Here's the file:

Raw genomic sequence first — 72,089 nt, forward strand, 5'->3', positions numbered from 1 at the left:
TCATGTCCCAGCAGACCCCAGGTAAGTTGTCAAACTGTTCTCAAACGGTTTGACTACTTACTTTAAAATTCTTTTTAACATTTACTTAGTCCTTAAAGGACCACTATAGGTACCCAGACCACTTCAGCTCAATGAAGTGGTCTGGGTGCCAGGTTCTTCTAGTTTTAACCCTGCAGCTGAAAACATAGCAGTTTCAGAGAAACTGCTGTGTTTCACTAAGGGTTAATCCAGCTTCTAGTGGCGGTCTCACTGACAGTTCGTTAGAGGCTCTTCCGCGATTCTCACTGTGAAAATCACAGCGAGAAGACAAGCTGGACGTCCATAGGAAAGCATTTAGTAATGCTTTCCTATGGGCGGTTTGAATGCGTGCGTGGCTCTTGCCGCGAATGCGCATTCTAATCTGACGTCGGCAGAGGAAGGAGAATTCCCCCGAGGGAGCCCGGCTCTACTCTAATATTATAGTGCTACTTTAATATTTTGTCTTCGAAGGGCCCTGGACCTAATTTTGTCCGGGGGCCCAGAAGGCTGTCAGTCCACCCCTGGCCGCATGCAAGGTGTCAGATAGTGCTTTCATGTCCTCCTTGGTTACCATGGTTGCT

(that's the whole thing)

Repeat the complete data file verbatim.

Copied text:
Raw genomic sequence first — 72,089 nt, forward strand, 5'->3', positions numbered from 1 at the left:
TCATGTCCCAGCAGACCCCAGGTAAGTTGTCAAACTGTTCTCAAACGGTTTGACTACTTACTTTAAAATTCTTTTTAACATTTACTTAGTCCTTAAAGGACCACTATAGGTACCCAGACCACTTCAGCTCAATGAAGTGGTCTGGGTGCCAGGTTCTTCTAGTTTTAACCCTGCAGCTGAAAACATAGCAGTTTCAGAGAAACTGCTGTGTTTCACTAAGGGTTAATCCAGCTTCTAGTGGCGGTCTCACTGACAGTTCGTTAGAGGCTCTTCCGCGATTCTCACTGTGAAAATCACAGCGAGAAGACAAGCTGGACGTCCATAGGAAAGCATTTAGTAATGCTTTCCTATGGGCGGTTTGAATGCGTGCGTGGCTCTTGCCGCGAATGCGCATTCTAATCTGACGTCGGCAGAGGAAGGAGAATTCCCCCGAGGGAGCCCGGCTCTACTCTAATATTATAGTGCTACTTTAATATTTTGTCTTCGAAGGGCCCTGGACCTAATTTTGTCCGGGGGCCCAGAAGGCTGTCAGTCCACCCCTGGCCGCATGCAAGGTGTCAGATAGTGCTTTCATGTCCTCCTTGGTTACCATGGTTGCT